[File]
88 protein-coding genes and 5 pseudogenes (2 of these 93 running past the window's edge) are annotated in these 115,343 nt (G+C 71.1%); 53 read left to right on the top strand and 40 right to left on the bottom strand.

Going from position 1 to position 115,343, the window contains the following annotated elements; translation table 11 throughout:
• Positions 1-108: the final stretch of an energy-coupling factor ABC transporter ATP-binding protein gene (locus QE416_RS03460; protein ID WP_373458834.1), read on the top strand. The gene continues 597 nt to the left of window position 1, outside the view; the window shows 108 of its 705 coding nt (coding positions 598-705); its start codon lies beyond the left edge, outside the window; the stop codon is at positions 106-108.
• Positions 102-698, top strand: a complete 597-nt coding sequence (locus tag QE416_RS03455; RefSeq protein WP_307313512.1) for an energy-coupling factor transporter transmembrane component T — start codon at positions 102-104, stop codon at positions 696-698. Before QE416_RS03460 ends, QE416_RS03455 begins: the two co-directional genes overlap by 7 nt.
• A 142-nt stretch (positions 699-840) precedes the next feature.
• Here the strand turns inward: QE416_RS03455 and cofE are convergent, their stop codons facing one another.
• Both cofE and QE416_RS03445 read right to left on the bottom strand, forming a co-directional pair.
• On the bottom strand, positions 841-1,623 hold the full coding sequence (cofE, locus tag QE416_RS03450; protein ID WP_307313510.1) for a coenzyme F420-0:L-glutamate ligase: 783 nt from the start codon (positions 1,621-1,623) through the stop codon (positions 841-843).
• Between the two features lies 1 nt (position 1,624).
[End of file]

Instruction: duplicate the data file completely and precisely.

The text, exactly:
88 protein-coding genes and 5 pseudogenes (2 of these 93 running past the window's edge) are annotated in these 115,343 nt (G+C 71.1%); 53 read left to right on the top strand and 40 right to left on the bottom strand.

Going from position 1 to position 115,343, the window contains the following annotated elements; translation table 11 throughout:
• Positions 1-108: the final stretch of an energy-coupling factor ABC transporter ATP-binding protein gene (locus QE416_RS03460; protein ID WP_373458834.1), read on the top strand. The gene continues 597 nt to the left of window position 1, outside the view; the window shows 108 of its 705 coding nt (coding positions 598-705); its start codon lies beyond the left edge, outside the window; the stop codon is at positions 106-108.
• Positions 102-698, top strand: a complete 597-nt coding sequence (locus tag QE416_RS03455; RefSeq protein WP_307313512.1) for an energy-coupling factor transporter transmembrane component T — start codon at positions 102-104, stop codon at positions 696-698. Before QE416_RS03460 ends, QE416_RS03455 begins: the two co-directional genes overlap by 7 nt.
• A 142-nt stretch (positions 699-840) precedes the next feature.
• Here the strand turns inward: QE416_RS03455 and cofE are convergent, their stop codons facing one another.
• Both cofE and QE416_RS03445 read right to left on the bottom strand, forming a co-directional pair.
• On the bottom strand, positions 841-1,623 hold the full coding sequence (cofE, locus tag QE416_RS03450; protein ID WP_307313510.1) for a coenzyme F420-0:L-glutamate ligase: 783 nt from the start codon (positions 1,621-1,623) through the stop codon (positions 841-843).
• Between the two features lies 1 nt (position 1,624).